• Learning and unlearning our own oppression, building the body of knowledge around us so we can fight back, and learning how to have these difficult conversations in order to challenge someone’s fatphobia within close relationships

  • Giving people the space to grow while also barring yourself against toxic relationships

  • How we are all complicit in this culture that makes it unsafe for marginalized bodies

  • The problem with staying in the comfortable stage of the body-positive journey

  • Moving away from black-and-white thinking

  • Acknowledging privilege, moving beyond shame, and grappling with feeling defensive

 

Resources Mentioned

Some of the links below are affiliate links. Affiliates or not, we only recommend products and services that align with our values.

 

Listener Question of the Week

How do we create distance between ourselves and diet culture? What do we do it diet talk is permeating your relationships with friends and family? Is there a way to push people towards anti-diet ideas before they’re ready? How does “planting seeds” work? Can New Year's’ Resolutions fit into this distancing process? How do we make our boundaries around diet talk clear to those around you?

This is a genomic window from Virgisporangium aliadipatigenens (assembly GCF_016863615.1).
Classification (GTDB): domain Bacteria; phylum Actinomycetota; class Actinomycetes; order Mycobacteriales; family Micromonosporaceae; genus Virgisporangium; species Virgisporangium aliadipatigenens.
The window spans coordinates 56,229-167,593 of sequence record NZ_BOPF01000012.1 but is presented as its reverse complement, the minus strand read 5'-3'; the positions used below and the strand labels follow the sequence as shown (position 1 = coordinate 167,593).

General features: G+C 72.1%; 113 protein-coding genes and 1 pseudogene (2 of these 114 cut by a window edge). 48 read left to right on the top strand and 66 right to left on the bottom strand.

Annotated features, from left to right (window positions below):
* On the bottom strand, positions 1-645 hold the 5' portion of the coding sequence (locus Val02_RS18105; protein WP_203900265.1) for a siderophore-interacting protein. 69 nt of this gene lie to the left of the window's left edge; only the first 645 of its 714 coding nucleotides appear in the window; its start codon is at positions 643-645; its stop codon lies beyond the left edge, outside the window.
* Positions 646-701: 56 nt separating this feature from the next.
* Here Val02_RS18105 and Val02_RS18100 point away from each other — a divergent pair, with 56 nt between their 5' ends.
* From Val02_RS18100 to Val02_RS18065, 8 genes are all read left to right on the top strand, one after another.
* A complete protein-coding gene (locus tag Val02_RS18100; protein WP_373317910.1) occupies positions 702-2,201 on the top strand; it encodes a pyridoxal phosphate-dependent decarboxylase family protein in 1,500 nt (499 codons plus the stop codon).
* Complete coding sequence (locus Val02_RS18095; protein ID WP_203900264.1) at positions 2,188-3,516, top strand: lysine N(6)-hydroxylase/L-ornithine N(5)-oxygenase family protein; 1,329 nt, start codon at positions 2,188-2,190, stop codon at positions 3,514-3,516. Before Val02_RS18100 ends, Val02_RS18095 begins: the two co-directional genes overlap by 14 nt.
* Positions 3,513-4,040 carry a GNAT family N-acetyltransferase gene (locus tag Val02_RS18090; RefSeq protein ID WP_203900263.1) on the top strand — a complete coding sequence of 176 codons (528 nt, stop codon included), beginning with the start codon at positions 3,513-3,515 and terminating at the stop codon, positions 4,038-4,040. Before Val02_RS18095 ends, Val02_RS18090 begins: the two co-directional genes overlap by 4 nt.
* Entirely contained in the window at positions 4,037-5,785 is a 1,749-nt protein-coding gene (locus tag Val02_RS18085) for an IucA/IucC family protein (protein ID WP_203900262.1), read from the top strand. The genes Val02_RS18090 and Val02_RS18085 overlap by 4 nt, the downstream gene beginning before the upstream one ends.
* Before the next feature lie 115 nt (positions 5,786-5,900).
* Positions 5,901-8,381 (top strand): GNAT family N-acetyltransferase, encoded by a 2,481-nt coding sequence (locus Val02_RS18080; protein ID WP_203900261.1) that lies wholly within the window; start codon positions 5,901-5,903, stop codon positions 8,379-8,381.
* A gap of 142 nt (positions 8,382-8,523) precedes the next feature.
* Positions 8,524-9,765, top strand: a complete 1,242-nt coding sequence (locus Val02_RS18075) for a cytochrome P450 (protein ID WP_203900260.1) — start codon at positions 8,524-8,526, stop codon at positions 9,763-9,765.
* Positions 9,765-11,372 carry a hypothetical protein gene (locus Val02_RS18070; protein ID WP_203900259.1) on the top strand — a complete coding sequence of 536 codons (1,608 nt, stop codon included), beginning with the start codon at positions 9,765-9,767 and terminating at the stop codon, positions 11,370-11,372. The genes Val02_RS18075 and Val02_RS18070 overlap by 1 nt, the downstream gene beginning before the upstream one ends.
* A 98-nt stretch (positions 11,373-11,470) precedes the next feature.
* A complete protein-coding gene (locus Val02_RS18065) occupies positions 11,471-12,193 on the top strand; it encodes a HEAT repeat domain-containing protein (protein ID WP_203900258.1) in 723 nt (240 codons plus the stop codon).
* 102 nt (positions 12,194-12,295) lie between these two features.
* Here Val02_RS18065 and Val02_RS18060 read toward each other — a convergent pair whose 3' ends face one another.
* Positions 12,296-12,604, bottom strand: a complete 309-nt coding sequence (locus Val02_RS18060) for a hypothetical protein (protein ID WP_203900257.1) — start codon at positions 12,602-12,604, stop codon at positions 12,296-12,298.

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Food Psych #136: Mental Health, Intuitive Eating, and Postpartum Body Image with Stefani Reinold

Stefani Reinold

Psychiatrist and body-acceptance advocate Stefani Reinold joins us to discuss weight stigma in the medical field, how to handle the body-image issues that emerge in pregnancy and postpartum, why accepting your body is so hard in appearance-focused environments, her experience in Christy's Intuitive Eating Fundamentals course, and so much more! Plus, Christy answers a listener question about how to let go of restriction and accept your body size.

Stefani Reinold is a Psychiatrist, mother of two, and women’s mental health advocate. She completed her psychiatry residency training at George Washington University in Washington, DC. While at GWU, she trained in the renown Five Trimesters Clinic specializing in perinatal mental health, infertility and loss. She has presented nationally and internationally on the topics of eating disorders, body dissatisfaction and body image in pregnancy and postpartum. She is an advocate for Health at Every Size and anti-diet clinical practices in the medical field. Her most recent passion project is “Not the Typical Mom,” a blog, podcast and community about the not so typical, but all too common issues of motherhood and encourages mom to escape the stereotypes and banish mom guilt. Find her online at StefaniReinoldMD.com.